New Investigator: David Warren, PhD

David Warren, PhD

David Warren, PhD

This profile is part of a series to highlight the researchers who will be honored at a ceremony for UNMC’s 2020 Scientist Laureate, Distinguished Scientist and New Investigator Award recipients.

  • Name: David Warren, PhD
  • Title: Assistant professor, UNMC Department of Neurological Sciences, College of Medicine
  • Joined UNMC: Jan. 1, 2016

  • Hometown: Palatine, Illinois

New Investigator Award

New Investigator Awards go to outstanding UNMC scientists who in the past two years have secured their first funding from the National Institutes of Health, the Department of Defense or other national sources. New investigators also had to demonstrate scholarly activity such as publishing their research and/or presenting their findings at national conventions.

Research focus:

  • Alzheimer’s disease and memory

The goal of my research is: To better understand cognitive processes (such as memory) by studying how they are affected by genes, development, aging and neurological diseases, including Alzheimer’s disease.

My research will make a difference because

We are studying how genes associated with increased risk for Alzheimer’s disease in older adulthood affect brain and cognitive development in children. These genetic risk factors may create unique vulnerabilities that could be addressed with interventions early in life, thus reducing the risk of Alzheimer’s disease decades later.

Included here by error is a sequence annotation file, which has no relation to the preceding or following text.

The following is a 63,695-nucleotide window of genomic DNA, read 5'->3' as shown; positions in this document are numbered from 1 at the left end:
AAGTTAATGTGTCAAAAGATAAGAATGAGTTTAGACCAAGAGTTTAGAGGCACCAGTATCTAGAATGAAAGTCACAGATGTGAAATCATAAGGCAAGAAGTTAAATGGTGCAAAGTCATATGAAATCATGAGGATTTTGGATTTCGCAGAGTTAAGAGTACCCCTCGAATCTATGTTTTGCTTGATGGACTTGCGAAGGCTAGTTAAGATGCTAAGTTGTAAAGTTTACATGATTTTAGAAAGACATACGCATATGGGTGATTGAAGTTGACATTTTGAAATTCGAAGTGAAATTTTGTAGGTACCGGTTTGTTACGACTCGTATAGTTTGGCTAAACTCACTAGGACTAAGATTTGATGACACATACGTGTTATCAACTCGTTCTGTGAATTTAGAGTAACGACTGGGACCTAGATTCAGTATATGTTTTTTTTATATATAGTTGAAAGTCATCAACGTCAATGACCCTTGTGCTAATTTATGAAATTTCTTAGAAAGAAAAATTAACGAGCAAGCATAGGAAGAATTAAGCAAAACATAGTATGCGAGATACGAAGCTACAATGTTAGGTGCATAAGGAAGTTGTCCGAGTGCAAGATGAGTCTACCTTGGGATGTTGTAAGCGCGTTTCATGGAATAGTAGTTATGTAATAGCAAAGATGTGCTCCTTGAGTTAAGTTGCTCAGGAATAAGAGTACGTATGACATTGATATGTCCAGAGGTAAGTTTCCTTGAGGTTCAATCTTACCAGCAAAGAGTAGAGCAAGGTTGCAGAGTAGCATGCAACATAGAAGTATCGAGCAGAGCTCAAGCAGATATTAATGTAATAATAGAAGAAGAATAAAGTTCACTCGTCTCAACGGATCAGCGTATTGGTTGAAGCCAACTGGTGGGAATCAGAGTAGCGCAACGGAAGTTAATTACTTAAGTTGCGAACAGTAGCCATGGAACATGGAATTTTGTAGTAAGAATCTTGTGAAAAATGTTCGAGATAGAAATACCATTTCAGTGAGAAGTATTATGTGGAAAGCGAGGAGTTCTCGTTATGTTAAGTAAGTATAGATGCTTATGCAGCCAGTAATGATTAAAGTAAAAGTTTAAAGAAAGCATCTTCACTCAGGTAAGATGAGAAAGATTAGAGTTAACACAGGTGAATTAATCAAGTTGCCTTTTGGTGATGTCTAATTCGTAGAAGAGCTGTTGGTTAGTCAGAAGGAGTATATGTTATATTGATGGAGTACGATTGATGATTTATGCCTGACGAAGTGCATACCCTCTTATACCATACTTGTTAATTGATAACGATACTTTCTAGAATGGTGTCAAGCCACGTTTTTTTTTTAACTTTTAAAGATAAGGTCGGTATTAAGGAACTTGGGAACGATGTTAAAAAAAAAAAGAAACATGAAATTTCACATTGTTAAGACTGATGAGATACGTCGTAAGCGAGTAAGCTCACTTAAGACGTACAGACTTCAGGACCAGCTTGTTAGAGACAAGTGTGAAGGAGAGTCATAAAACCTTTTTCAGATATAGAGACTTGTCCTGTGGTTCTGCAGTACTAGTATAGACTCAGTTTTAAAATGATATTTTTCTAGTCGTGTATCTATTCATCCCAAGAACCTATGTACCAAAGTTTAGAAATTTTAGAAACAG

The best advice I’ve ever been given is:

“Has it ever struck you that life is all memory, except for the one present moment that goes by you so quick you hardly catch it going?” — Tennessee Williams on the fundamental bond between memory and self.

Three things you may not know about me are:

  • I’m a second-generation research psychologist: Mom and Dad both earned PhDs in psychology at the University of Oregon.
  • I played clarinet in University of California, Berkeley marching band – Cal Band Great!
  • I once flew on an airplane with Samuel L. Jackson (no snakes were harmed).